National Family Health Survey (NFHS-4) 2015-16: Jammu and Kashmir


Since 1992, the International Institute for Population Sciences, Mumbai, has conducted the National Family Health Survey (NFHS) for the Ministry of Health and Family Welfare. The survey provides detailed information on population, health and nutrition in each state and union territory of India.

This state report on Jammu and Kashmir presents the important findings of the survey’s fourth round, conducted in 22 districts from January 31 to November 16, 2016. Previous NFHS surveys were conducted in 1992-93, 1998-99 and 2005-06.

NFHS-4 surveyed 572,000 households in 640 districts of India (Census 2011). In Jammu and Kashmir, data was gathered from 17,894 households; 23,800 women (aged 15-49) and 6,013 men (aged 15-54) were interviewed.

The survey collected information on the socio-economic characteristics of households, education, fertility, family planning, infant and child mortality, and maternal and child health. It also gathered information on reproductive health, sexual behaviour, marriage, domestic violence, and attitudes towards gender roles. And it included information on the prevalence of HIV/AIDS, nutrition, water and sanitation, health services and insurance.


  1. Around 71 per cent of the surveyed households lived in a pucca (permanent) structure, 97 per cent had electricity, 89 per cent used an ‘improved’ drinking water source, and 21 per cent defecated in the open.

  2. The overall sex ratio of the population was 972 females per 1,000 males, and the sex ratio of the under-7 population was 917 females per 1,000 males.

  3. 89 per cent of 6-17-year-old children attended school; of these, 91 per cent were in urban areas and 89 per cent in rural areas. School attendance was 96 per cent in the 6-14 age group and 78 per cent among children between 15 and 17 years. In the 15-49 age bracket, 22 per cent of women and 29 per cent of men had completed 12 or more years of schooling.

  4. Among women (aged 25-49), the median age at the time of their first marriage was 21.8 years. Around 9 per cent of women (20-24 years) got married before the legal minimum age of 18 (down from 14 per cent in NFHS-3), while 11 per cent of men (25-29) were married before the legal minimum age of 21.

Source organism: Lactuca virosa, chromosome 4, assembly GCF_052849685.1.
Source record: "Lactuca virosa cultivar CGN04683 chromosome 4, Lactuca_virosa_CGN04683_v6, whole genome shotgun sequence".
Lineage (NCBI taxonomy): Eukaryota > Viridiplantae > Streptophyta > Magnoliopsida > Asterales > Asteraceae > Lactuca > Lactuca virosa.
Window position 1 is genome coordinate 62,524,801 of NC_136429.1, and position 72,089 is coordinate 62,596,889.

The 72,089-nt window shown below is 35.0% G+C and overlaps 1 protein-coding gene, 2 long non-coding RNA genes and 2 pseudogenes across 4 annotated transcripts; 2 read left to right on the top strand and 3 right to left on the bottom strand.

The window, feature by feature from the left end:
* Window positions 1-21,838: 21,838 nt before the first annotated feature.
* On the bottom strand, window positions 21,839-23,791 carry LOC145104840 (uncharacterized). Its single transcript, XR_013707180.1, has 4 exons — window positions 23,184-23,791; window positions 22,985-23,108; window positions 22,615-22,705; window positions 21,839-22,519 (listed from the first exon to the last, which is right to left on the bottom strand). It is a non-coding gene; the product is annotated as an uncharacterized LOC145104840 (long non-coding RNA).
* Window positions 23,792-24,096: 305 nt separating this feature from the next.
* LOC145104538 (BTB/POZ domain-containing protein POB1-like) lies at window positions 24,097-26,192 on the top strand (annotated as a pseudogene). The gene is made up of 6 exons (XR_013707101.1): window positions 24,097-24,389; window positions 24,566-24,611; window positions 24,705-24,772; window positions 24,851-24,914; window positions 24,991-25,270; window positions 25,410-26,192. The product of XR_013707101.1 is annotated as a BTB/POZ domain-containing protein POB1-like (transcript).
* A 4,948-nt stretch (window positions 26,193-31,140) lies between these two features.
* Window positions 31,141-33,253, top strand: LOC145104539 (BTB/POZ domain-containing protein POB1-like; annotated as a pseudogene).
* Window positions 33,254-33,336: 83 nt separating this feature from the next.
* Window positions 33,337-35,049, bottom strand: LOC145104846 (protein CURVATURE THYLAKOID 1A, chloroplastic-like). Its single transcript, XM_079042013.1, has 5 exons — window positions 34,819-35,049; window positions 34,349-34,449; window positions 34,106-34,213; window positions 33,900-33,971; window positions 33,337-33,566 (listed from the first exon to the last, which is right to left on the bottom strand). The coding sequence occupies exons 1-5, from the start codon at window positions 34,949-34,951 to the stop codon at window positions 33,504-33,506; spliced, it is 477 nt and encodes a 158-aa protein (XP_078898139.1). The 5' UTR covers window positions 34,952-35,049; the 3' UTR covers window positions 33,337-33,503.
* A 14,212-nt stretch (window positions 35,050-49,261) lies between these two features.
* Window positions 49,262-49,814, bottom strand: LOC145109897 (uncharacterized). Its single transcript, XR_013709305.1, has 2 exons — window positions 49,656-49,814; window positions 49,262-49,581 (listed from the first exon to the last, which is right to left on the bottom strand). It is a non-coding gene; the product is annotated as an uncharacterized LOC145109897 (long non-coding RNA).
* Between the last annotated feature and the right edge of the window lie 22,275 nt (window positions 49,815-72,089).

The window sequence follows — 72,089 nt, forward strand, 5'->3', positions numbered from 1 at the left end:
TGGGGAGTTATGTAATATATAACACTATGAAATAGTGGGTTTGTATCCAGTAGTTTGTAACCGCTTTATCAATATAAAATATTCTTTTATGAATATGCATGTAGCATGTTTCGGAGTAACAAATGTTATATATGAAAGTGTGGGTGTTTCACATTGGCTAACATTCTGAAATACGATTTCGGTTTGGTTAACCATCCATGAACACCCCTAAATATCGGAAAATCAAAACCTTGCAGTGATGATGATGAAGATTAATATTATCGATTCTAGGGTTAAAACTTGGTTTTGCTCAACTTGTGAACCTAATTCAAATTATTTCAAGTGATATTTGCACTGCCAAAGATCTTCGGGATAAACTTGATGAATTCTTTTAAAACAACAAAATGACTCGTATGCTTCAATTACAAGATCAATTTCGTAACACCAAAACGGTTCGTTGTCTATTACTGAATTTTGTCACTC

5. The total fertility rate was 2 children per woman. Fertility declined by 0.4 children in the 10 years between NFHS-3 and NFHS-4. Around 3 per cent of 15-19-year-old women had ‘begun childbearing’ (that is, already had a live birth or were pregnant with their first child), down from 4 per cent in NFHS-3.

  6. Among mothers who gave birth in the five years preceding the survey, 90 per cent received antenatal care for their last birth from a health professional (82 per cent from a doctor and 9 per cent from an auxiliary nurse midwife, a ‘lady health visitor’, nurse or midwife). Around 8 per cent of mothers did not receive any antenatal care.

  7. The infant mortality rate was estimated at 32 deaths before the age of 1 per 1,000 live births, down from the NFHS-3 estimate of 45 and the NFHS-2 estimate of 65. 

  8. 75 per cent of 12-23-month-old children received all the basic vaccinations against six major childhood illnesses (tuberculosis, diphtheria, pertussis, tetanus, polio and measles). Only 4 per cent did not receive any vaccinations at all.

  9. 43 per cent of 6-59-month-old children were anaemic, as were 40 per cent of women (aged 15-49) and 15 per cent of men (15-54).

  10. 165 persons per 100,000 were estimated to have medically treated tuberculosis. The prevalence of the disease was slightly higher among women (175 per 100,000) than among men (154 per 100,000), and it was also higher in rural areas (187 per 100,000) than in urban areas (111 per 100,000).

  11. According to self-reports, 1,925 women and 2,953 men per 100,000 (in the 15-49 age group) had diabetes; 890 women and 1,341 men per 100,000 suffered from asthma; and 7,011 women and 1,718 men per 1,00,000 had goitre or some other thyroid disorder.

  12. Around 4 per cent of the surveyed households had any kind of health insurance that covered at least one member of the family. Of these households, 6 per cent were in urban areas and 3 per cent in rural areas.

  13. 26 per cent of men (aged 15-49) thought that contraception was ‘women’s business’. A majority of men (59 per cent) knew that a condom, if used correctly, protected against pregnancy most of the time.

  14. Among women aged 15-49, 11 per cent had experienced physical or sexual violence. Of these, 16 per cent sought help and 77 per cent neither sought help nor told anyone about the violence.

  15. 20 per cent of women and 26 per cent of men wanted more sons than daughters, while 5 per cent of both women and men wanted more daughters than sons.

  16. Three-fifths of women had a bank or savings account that they themselves used. 33 per cent of women and 81 per cent of men (both in the 15-49 age group) owned a house, either by themselves or with someone else, and 27 per cent of women and 73 per cent of men owned land, either individually or jointly with someone.

  17. 18 per cent of all women and 75 per cent of all men were employed in the 12 months before the survey. Of these, 75 per cent of employed women and 77 per cent of employed men worked in non-agricultural occupations.

    Focus and Factoids by Guneet Kaur Bedi.

    PARI Library's health archive project is part of an initiative supported by the Azim Premji University to develop a free-access repository of health-related reports relevant to rural India.


International Institute of Population Sciences (IIPS), Mumbai

Contributors: S.K. Singh, Chander Shekhar, Abhishek Singh and Pav Govindasamy


Ministry of Health and Family Welfare, Government of India, New Delhi


01 Sep, 2017